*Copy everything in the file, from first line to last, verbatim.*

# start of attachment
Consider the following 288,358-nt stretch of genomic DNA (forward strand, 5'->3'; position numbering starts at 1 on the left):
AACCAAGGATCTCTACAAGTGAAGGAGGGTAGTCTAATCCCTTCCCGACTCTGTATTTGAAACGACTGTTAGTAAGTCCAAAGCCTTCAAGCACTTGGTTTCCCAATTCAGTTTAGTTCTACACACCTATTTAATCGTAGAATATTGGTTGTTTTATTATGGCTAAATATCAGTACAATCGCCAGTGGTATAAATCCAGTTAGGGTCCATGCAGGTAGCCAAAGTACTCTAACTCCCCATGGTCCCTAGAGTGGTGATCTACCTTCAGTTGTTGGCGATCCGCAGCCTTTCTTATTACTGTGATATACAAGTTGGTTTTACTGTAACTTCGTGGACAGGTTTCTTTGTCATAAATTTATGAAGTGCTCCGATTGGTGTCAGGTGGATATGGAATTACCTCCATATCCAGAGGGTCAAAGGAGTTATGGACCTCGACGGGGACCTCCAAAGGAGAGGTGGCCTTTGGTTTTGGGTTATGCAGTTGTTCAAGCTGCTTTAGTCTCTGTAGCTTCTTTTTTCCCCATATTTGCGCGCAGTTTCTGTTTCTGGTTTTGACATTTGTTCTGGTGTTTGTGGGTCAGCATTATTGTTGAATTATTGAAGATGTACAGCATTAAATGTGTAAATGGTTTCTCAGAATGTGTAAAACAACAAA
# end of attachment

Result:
Consider the following 288,358-nt stretch of genomic DNA (forward strand, 5'->3'; position numbering starts at 1 on the left):
AACCAAGGATCTCTACAAGTGAAGGAGGGTAGTCTAATCCCTTCCCGACTCTGTATTTGAAACGACTGTTAGTAAGTCCAAAGCCTTCAAGCACTTGGTTTCCCAATTCAGTTTAGTTCTACACACCTATTTAATCGTAGAATATTGGTTGTTTTATTATGGCTAAATATCAGTACAATCGCCAGTGGTATAAATCCAGTTAGGGTCCATGCAGGTAGCCAAAGTACTCTAACTCCCCATGGTCCCTAGAGTGGTGATCTACCTTCAGTTGTTGGCGATCCGCAGCCTTTCTTATTACTGTGATATACAAGTTGGTTTTACTGTAACTTCGTGGACAGGTTTCTTTGTCATAAATTTATGAAGTGCTCCGATTGGTGTCAGGTGGATATGGAATTACCTCCATATCCAGAGGGTCAAAGGAGTTATGGACCTCGACGGGGACCTCCAAAGGAGAGGTGGCCTTTGGTTTTGGGTTATGCAGTTGTTCAAGCTGCTTTAGTCTCTGTAGCTTCTTTTTTCCCCATATTTGCGCGCAGTTTCTGTTTCTGGTTTTGACATTTGTTCTGGTGTTTGTGGGTCAGCATTATTGTTGAATTATTGAAGATGTACAGCATTAAATGTGTAAATGGTTTCTCAGAATGTGTAAAACAACAAA